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Jeremiah and truth to power (May 16, 2021)

Uniform Lesson for May 16, 2021
Scripture passage and lesson focus: Jeremiah 38:14-23

It’s one thing to stand up to the king when things are going well. It’s another thing to speak the truth to the king when things fall apart. Jerusalem is besieged by alternating armies: first the Babylonians, then the Egyptians. King Zedekiah is surrounded by a circle of advisors counseling him to stand his ground and fight for the welfare of his people (38:4). When the Babylonian armies withdraw at the advance of the Egyptians, the hopes of the cabinet rise. But Jeremiah holds fast to his prophecies of doom. He’s thrown into a cistern, where he sinks into the mud (38:6). Having been rescued from the pit, he is summoned once more by the king. The life of the king, the lives of the people and the life of Jeremiah are on the line. What will the prophet say, and what will the king do? Whatever happens, courage will be required.

Jeremiah 38:14-16 — Risky business

It’s risky to enter the courts of power. From Moses to Nathan to Esther, those who would gain the audience of the king do so at grave risk. When a person in power leans toward you and says, “I have something to ask you; do not hide anything from me,” gird up your loins, straighten your back and make sure your affairs are in order. Why? Because while such scenes can lead to elevations (of status, salary, security), they can also lead to elevations of a very different kind (as followers of Jesus know all too well). While the Romans hoped to break the back of truth-tellers by executing them on a cross, the leaders of Judah tried to bury such prophets in holes in the ground. One day you’re walking the streets of Jerusalem. The next, you’ve “disappeared.” These are grave matters indeed.

So, the prophet leads off with a parry: “If I tell you, you will put me to death, will you not? And if I give you advice, you will not listen to me.” This forces the king to swear a secret oath: “I will not put you to death or hand you over to these men who seek your life.” Jeremiah seems to be safe, right? About as safe as Jesus.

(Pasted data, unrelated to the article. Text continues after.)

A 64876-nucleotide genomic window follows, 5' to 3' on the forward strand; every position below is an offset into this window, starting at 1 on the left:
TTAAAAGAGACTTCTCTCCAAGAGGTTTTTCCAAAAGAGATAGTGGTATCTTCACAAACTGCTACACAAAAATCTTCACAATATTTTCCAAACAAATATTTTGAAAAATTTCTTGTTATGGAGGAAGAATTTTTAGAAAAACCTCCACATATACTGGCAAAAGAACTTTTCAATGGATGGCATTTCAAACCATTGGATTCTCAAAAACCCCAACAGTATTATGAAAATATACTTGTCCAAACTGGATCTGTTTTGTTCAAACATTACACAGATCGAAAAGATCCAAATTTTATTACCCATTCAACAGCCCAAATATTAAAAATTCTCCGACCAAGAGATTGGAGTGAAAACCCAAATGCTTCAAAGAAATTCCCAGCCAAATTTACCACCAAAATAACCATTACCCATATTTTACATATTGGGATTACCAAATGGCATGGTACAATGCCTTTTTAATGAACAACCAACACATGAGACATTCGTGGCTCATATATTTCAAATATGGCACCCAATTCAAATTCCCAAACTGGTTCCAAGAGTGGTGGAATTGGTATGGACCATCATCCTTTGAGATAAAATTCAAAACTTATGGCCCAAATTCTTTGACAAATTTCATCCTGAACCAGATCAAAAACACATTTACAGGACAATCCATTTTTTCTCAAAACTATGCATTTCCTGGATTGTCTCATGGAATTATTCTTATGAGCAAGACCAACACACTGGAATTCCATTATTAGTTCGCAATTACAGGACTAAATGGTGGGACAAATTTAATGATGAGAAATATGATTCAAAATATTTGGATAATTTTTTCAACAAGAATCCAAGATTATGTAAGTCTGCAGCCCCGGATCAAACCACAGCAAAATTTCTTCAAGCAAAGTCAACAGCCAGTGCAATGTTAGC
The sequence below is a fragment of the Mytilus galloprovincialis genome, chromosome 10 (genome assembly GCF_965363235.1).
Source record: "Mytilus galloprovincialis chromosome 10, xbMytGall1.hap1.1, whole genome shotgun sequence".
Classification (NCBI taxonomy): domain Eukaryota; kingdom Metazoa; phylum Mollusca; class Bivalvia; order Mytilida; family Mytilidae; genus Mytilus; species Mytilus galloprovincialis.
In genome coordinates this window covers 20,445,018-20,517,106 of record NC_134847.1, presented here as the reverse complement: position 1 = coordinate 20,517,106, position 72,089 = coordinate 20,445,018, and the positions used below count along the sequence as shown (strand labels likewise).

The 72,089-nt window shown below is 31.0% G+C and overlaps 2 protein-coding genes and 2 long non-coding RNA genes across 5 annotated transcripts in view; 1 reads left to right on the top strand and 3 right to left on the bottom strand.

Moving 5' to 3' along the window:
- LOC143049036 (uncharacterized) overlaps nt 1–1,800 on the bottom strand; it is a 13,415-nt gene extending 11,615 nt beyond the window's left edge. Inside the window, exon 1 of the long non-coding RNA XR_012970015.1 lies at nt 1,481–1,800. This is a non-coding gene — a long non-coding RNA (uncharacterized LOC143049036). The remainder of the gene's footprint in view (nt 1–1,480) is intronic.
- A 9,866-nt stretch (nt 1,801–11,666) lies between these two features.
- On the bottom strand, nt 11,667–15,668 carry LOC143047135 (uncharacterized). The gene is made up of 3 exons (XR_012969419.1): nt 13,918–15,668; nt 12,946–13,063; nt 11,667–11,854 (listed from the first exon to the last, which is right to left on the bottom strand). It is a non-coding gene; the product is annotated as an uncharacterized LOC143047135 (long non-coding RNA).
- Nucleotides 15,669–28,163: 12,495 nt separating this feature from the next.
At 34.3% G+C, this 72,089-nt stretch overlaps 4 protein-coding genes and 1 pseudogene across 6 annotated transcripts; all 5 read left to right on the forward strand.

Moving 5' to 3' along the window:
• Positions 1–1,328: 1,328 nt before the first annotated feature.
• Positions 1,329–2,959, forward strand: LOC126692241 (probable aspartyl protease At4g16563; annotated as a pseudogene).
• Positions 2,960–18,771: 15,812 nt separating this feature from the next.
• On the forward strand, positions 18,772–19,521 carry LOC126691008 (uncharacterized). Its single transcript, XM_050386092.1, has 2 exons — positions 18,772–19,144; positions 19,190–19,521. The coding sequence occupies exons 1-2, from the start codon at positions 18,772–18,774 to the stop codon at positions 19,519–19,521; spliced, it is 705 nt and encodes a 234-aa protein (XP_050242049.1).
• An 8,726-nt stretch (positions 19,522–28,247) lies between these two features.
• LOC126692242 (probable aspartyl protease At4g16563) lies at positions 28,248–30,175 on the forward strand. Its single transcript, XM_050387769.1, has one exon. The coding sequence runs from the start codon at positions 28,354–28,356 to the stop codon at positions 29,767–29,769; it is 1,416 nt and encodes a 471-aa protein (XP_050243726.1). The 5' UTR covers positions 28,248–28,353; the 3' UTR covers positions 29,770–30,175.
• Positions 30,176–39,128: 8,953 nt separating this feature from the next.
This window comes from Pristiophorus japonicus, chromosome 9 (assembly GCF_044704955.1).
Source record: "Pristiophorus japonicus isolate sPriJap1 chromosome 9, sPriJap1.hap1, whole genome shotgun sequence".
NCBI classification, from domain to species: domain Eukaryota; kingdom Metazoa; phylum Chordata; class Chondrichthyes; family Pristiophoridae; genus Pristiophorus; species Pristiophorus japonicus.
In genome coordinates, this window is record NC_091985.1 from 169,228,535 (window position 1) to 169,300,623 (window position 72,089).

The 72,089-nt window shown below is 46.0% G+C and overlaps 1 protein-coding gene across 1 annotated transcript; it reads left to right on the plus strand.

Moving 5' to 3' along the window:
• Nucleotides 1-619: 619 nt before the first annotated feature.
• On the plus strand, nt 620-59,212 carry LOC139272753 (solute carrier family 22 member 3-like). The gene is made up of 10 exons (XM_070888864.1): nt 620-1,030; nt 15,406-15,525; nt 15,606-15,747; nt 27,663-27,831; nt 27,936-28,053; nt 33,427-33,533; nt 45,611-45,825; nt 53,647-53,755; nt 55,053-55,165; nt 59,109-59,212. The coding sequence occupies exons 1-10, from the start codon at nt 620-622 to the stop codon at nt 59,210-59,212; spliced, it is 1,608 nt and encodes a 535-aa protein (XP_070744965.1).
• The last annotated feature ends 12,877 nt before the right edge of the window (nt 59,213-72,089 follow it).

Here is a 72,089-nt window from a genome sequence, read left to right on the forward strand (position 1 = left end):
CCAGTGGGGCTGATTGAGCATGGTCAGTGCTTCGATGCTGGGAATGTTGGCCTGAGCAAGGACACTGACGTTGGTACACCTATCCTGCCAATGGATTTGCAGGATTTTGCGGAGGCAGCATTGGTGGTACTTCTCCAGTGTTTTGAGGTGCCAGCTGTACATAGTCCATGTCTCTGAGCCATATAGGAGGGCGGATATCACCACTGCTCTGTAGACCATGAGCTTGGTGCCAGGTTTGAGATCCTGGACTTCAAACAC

Jeremiah 38:17-23 — A call to surrender

When the prophet speaks, he pronounces the last word a king wants to hear: surrender. “Thus says the Lord … if you will only surrender to the officials of the king of Babylon, then your life shall be spared, and this city shall not be burned with fire, and you and your house shall live.” You might think this is an easy word. All the king has to do is give in. But this is not an easy word for those accustomed to power. And it is a far from easy word for a powerful person who lacks courage.

King Zedekiah now confesses the fear that has captured his heart: “I am afraid of the Judeans who have deserted to the Chaldeans, for I might be handed over to them and they would abuse me.” Zedekiah knows what happens to people who lack power. He has participated in such “handing over” himself. So, Jeremiah makes the circle complete. If Zedekiah does not surrender, then the city will be burned, he and all his court will be taken captive and he will find himself exactly where he had recently allowed Jeremiah to be placed. In a vision, the women taken into captivity sing out: “Your trusted friends have seduced you and overcome you; Now that your feet are stuck in the mud, they desert you.” An unseen, but reliable cycle of justice works its way out. The king who buried others is now threatened with burial himself.

The arc of justice

Zedekiah keeps his secret covenant with Jeremiah. He does not put him to death, but neither does he listen to his advice. Instead, he and his court attempt to sneak out of the besieged city and are caught. His court is slaughtered before his eyes, his eyes are then put out and he is bound in fetters for the long trip to Babylon. Because Zedekiah refused to surrender, the city is razed, the population led away and only the poor are left to tend the vineyards and the fields (29:10).

There is an awful justice that works its way out in the words and witness of Jeremiah. This weeping prophet has much in common with a later prophet from Nazareth, who by surrendering to the forces gathered against him, is killed and buried and rises for the welfare of all.

For discussion:  How do we know when to fight, and when to surrender as followers of Jesus?

RICHARD BOYCE is the dean of the Charlotte campus of Union Presbyterian Seminary, and associate professor of preaching and pastoral leadership. He is a minister member of the Presbytery of Western North Carolina.

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